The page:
# For 5x5x5 Solving Programs

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#### unsolved

##### Member
I'm just copying the ideas of earlier computer solvers like Thistlethwaite's algorithm, Kociemba's, Shuang Chen's, etc. where the pieces are just "partially solved" in an early stage and fully solved in the final stage; this strategy generally seems to lead to a low-ish move count.
What are the intermediate goals? I never fully understood what the objective was, other than reducing the number of moves spawned by the move generator by selectively getting certain pieces to certain locations so as to not ever have to worry about having to make those moves later.

This can be decomposed as [R' : [2D, F' D F]] (3-cycle of wings) with [D2, 3R2] (a pair of 2-cycles of midges) inserted to cancel one move.
It's amazing what brute force will uncover without any intelligence behind it though!

I coded the third phase over the past two days, and I expect to have the full solver done in a few more days. I'll describe it in more detail if my five-phase reduction algorithm doesn't turn out to be fatally flawed.
I'll have to take a look into these multi-phase reduction algorithms at one point.

#### xyzzy

##### Member
What are the intermediate goals? I never fully understood what the objective was, other than reducing the number of moves spawned by the move generator by selectively getting certain pieces to certain locations so as to not ever have to worry about having to make those moves later.
For my current approach, the first phase separates the UD centres to the UD faces (but possibly with U centres on the D face and vice versa), the second phase separates RL centres and FB centres as well as ensuring that the permutation of all the wing pieces is even. This prevents the occurrence of a parity case during the edge grouping step (which I've yet to code). The third phase (sort of) orients all the midges and wings, the fourth phase will fully solve some of the centres along with forming some tredges, and the fifth phase will complete the reduction to a 3x3x3 (with edges already oriented, as in the ZZ method).

And yeah, reducing the number of moves the move generator can spawn is part of the objective. Some of the benefits of using a multi-phase solver (in general, not just for reduction) are that it doesn't require storing an alg database, it doesn't constantly destroy progress built up in earlier stages only to rebuild it again, and it generally brings a lot of pieces "closer" (in a vague, air-quotes sense) to their solved locations at once.

On smaller puzzles, if we design our algorithm so that each of the phases isn't too large, we can do a breadth-first search for each phase and add up the maximum distances to get an upper bound on God's number. (This doesn't seem to be feasible with the phases I'm using for the 5x5x5, unfortunately.)

I'll have to take a look into these multi-phase reduction algorithms at one point.
Charles Tsai's four-phase reduction for the 4x4x4 is a good starting point, although the lack of fixed centres on the 4x4x4 may make it a bit confusing.

Edit (2016-05-18): Current progress on my solver:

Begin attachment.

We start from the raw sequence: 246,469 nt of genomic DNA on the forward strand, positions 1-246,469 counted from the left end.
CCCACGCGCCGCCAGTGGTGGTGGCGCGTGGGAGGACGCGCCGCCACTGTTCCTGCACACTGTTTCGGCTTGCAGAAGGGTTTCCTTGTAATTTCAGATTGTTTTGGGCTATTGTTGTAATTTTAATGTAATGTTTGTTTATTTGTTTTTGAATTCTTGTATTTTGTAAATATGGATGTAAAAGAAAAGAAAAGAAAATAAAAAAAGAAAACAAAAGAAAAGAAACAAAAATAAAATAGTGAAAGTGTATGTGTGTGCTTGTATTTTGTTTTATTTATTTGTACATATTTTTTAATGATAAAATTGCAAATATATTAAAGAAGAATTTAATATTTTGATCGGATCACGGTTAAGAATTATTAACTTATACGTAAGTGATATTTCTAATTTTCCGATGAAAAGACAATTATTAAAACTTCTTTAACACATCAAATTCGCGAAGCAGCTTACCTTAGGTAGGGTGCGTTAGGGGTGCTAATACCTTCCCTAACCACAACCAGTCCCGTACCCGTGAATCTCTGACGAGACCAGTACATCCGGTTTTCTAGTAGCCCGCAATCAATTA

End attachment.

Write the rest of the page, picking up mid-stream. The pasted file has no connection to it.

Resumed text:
R Dw2 L Uw B2 Fw Bw' Rw2 Uw2 F' Rw // phase 1
B Uw L Rw2 Uw' R2 F Dw // phase 2
Dw2 R F Uw2 L' Fw2 U F' L Rw2 F // phase 3.1
F Uw2 Dw2 Rw2 Lw2 F // phase 3.2
B2 Fw2 Lw2 Dw2 Bw2 D' Fw2 Rw2 Dw2 Bw2 Rw2 Bw2 // phase 4
// phase 5 (not implemented yet)
L2 U' F2 U2 R F R U' R U' R2 F' R2 U F U2 F U R B2 U2 D // phase 6 (3x3x3)

70 moves (68 not counting cancellations) in OBTM. I don't have a good intuitive feel for how many moves the fifth phase will take on average (my main big cube method is sandwich), but I expect it to be large enough that I can't just hit it with IDA*.

Edit (2016-05-19): Just finished coding the fifth phase. Had to spend just over an hour generating a pruning table for this particular phase (the rest of the initialisation time is probably 10 minutes, tops), and this is currently the only phase I have implemented any sort of symmetry reduction at all because I didn't want to spend two hours generating what's essentially the same table twice! Sample solve, with the same scramble as above.

R Dw2 L Uw B2 Fw Bw' Rw2 Uw2 F' Rw // phase 1
B Uw L Rw2 Uw' R2 F Dw // phase 2
Dw2 R F Uw2 L' Fw2 U F' L Rw2 F // phase 3.1
F Uw2 Dw2 Rw2 Lw2 F // phase 3.2
B2 Fw2 Lw2 Dw2 Bw2 D' Fw2 Rw2 Dw2 Bw2 Rw2 Bw2 // phase 4
R2 F2 D2 R' Uw2 F2 U R' Uw2 R Dw2 L2 Uw2 // phase 5.1
U D' F2 L' Dw2 R F2 B2 R' F2 B2 Dw2 // phase 5.2
R' B2 L D L F2 U2 R2 U' R2 F2 U2 F2 U2 F2 R U' R2 F2 U2 F2 U' R' // phase 6 (3x3x3)

There's still a lot of speed-related tweaking to be done, and this scramble was really an "easy" case (i.e. not representative) since phase 3 usually takes a lot more moves and time to find those moves. Phases 3, 5 and 6 are the only ones where I don't use IDA* for the whole phase, as optimally solving these phases quickly requires much larger pruning tables than I have RAM. Even with the subphases I'm using for these phases, the time taken is highly variable and can pretty much be summarised as "extremely slow on average, but occasionally fast".

The problem I'm facing now is that (other than the 3x3x3 phase) there's no obvious way to implement these problematic phases as "somewhat suboptimal but fast" algorithms, short of computing large alg databases or the like; I'm going to have to think a bit harder about this. I'll post more details about the phases at a later date, but just looking at the moves used in the sample solution above should provide enough information on what those phases are anyway.

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